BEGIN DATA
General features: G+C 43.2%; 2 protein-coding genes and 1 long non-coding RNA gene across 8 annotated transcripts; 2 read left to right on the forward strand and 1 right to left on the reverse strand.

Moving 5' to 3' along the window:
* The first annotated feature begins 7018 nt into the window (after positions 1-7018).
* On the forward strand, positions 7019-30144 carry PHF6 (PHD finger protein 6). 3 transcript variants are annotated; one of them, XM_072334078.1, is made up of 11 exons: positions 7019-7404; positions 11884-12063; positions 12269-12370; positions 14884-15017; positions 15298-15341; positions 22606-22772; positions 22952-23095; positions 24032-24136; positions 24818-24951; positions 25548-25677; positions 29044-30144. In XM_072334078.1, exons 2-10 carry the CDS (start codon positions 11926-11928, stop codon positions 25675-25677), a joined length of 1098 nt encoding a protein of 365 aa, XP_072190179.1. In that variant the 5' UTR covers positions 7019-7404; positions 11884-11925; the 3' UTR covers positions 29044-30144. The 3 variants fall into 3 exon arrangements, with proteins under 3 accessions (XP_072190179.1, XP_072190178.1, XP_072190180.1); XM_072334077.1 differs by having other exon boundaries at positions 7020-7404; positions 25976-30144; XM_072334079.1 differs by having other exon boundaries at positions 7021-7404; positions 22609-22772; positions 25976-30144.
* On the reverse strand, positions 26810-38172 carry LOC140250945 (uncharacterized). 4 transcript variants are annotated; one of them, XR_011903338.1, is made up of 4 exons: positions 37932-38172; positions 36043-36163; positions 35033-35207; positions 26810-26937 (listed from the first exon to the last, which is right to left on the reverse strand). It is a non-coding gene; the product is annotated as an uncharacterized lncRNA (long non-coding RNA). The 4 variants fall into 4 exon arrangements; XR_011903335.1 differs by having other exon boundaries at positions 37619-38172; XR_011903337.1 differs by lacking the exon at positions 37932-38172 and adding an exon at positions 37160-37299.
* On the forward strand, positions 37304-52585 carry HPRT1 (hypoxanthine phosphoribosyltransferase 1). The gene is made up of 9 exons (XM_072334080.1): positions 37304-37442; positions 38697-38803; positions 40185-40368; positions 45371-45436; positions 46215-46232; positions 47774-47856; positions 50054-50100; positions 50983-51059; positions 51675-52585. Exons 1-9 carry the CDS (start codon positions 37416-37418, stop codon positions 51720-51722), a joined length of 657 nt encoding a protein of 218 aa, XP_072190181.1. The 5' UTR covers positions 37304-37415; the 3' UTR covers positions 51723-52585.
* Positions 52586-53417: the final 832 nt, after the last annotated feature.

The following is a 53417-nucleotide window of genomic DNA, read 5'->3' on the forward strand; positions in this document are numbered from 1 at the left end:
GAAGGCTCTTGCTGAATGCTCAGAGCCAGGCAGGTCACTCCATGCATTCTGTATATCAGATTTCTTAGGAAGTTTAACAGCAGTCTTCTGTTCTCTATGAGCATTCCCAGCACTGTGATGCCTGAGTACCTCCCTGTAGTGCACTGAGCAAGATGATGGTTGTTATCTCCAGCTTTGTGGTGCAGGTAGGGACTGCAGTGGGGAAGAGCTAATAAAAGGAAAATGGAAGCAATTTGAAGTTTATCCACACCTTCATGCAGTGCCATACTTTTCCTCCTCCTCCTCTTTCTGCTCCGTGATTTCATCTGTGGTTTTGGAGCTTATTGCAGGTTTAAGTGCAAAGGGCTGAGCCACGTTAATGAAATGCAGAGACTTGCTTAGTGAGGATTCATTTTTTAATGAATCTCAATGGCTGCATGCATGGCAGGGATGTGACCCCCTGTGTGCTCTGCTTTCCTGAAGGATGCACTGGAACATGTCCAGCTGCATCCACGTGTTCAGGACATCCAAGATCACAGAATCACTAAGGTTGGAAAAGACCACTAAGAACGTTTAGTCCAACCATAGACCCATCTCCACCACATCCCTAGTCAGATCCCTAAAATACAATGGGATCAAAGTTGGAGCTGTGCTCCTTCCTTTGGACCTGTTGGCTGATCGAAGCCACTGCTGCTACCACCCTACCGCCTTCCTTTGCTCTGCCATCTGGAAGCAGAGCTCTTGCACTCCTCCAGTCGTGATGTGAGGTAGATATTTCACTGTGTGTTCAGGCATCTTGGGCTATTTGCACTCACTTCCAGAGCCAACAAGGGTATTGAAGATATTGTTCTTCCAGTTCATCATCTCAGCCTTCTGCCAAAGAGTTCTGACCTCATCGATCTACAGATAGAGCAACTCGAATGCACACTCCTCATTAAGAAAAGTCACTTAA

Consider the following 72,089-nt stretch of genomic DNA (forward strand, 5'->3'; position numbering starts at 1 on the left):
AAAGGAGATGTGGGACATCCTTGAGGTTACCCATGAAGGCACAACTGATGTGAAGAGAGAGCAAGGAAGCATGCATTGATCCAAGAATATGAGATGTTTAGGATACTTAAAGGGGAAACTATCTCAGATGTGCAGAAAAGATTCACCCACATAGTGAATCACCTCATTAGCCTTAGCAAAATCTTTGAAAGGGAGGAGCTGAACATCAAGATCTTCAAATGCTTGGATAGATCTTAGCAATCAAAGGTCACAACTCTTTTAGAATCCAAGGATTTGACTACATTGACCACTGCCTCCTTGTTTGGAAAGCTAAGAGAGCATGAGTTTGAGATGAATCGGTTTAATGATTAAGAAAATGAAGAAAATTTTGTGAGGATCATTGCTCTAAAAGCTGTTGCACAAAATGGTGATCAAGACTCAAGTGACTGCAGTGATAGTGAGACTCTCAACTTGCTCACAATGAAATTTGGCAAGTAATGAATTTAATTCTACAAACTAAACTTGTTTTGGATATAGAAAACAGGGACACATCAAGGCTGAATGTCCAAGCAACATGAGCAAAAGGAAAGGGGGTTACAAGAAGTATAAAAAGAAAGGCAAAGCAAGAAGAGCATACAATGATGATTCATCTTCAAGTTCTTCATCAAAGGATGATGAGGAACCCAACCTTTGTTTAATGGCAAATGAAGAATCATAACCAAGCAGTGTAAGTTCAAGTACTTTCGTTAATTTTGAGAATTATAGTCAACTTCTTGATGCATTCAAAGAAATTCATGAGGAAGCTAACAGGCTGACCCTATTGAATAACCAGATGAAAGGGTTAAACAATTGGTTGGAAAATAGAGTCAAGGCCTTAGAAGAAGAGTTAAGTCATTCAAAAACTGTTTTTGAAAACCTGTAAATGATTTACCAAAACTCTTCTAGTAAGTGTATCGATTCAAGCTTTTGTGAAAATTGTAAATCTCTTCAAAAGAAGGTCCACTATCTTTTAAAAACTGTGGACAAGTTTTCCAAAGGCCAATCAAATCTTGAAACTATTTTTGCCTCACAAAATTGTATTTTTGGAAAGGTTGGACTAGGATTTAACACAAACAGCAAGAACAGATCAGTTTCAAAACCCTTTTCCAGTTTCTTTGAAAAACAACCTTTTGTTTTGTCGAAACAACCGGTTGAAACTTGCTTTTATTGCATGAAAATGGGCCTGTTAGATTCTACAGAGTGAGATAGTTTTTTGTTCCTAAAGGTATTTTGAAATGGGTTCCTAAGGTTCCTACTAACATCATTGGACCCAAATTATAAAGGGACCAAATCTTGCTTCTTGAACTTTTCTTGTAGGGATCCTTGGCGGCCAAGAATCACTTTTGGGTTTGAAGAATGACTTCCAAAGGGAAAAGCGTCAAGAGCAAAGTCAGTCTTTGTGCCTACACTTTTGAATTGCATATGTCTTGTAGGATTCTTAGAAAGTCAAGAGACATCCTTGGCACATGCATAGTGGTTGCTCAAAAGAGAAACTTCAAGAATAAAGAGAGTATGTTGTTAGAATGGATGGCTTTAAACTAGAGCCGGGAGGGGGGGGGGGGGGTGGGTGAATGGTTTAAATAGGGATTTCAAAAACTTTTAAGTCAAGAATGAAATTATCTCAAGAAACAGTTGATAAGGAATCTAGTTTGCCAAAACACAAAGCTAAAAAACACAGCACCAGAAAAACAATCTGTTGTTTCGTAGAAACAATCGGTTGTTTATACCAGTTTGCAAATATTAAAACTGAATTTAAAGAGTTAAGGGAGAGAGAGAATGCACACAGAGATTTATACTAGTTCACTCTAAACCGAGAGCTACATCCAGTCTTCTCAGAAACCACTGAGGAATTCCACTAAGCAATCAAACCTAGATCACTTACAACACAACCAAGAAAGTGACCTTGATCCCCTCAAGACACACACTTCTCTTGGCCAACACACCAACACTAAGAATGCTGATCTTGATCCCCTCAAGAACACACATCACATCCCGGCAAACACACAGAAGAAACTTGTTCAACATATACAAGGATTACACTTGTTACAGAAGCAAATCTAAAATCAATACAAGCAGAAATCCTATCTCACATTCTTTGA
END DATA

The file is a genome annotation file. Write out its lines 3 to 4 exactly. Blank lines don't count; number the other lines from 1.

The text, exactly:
* The first annotated feature begins 7018 nt into the window (after positions 1-7018).
* On the forward strand, positions 7019-30144 carry PHF6 (PHD finger protein 6). 3 transcript variants are annotated; one of them, XM_072334078.1, is made up of 11 exons: positions 7019-7404; positions 11884-12063; positions 12269-12370; positions 14884-15017; positions 15298-15341; positions 22606-22772; positions 22952-23095; positions 24032-24136; positions 24818-24951; positions 25548-25677; positions 29044-30144. In XM_072334078.1, exons 2-10 carry the CDS (start codon positions 11926-11928, stop codon positions 25675-25677), a joined length of 1098 nt encoding a protein of 365 aa, XP_072190179.1. In that variant the 5' UTR covers positions 7019-7404; positions 11884-11925; the 3' UTR covers positions 29044-30144. The 3 variants fall into 3 exon arrangements, with proteins under 3 accessions (XP_072190179.1, XP_072190178.1, XP_072190180.1); XM_072334077.1 differs by having other exon boundaries at positions 7020-7404; positions 25976-30144; XM_072334079.1 differs by having other exon boundaries at positions 7021-7404; positions 22609-22772; positions 25976-30144.